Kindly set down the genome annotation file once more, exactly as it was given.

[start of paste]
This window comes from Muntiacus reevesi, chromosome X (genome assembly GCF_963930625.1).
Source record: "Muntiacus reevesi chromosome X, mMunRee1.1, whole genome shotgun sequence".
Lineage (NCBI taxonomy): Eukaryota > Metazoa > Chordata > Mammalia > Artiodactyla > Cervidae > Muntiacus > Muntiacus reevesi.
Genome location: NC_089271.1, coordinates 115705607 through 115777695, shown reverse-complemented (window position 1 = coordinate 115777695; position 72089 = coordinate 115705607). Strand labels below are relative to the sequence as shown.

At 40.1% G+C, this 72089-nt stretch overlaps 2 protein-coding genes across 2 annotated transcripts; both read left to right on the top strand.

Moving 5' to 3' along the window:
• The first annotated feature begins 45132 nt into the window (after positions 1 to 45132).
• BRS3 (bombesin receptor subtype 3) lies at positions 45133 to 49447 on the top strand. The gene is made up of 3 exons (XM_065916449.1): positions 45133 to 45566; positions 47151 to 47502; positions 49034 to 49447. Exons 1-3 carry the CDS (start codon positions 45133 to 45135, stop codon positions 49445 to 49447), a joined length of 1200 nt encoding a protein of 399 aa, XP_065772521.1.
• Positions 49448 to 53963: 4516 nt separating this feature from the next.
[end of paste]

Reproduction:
This window comes from Muntiacus reevesi, chromosome X (genome assembly GCF_963930625.1).
Source record: "Muntiacus reevesi chromosome X, mMunRee1.1, whole genome shotgun sequence".
Lineage (NCBI taxonomy): Eukaryota > Metazoa > Chordata > Mammalia > Artiodactyla > Cervidae > Muntiacus > Muntiacus reevesi.
Genome location: NC_089271.1, coordinates 115705607 through 115777695, shown reverse-complemented (window position 1 = coordinate 115777695; position 72089 = coordinate 115705607). Strand labels below are relative to the sequence as shown.

At 40.1% G+C, this 72089-nt stretch overlaps 2 protein-coding genes across 2 annotated transcripts; both read left to right on the top strand.

Moving 5' to 3' along the window:
• The first annotated feature begins 45132 nt into the window (after positions 1 to 45132).
• BRS3 (bombesin receptor subtype 3) lies at positions 45133 to 49447 on the top strand. The gene is made up of 3 exons (XM_065916449.1): positions 45133 to 45566; positions 47151 to 47502; positions 49034 to 49447. Exons 1-3 carry the CDS (start codon positions 45133 to 45135, stop codon positions 49445 to 49447), a joined length of 1200 nt encoding a protein of 399 aa, XP_065772521.1.
• Positions 49448 to 53963: 4516 nt separating this feature from the next.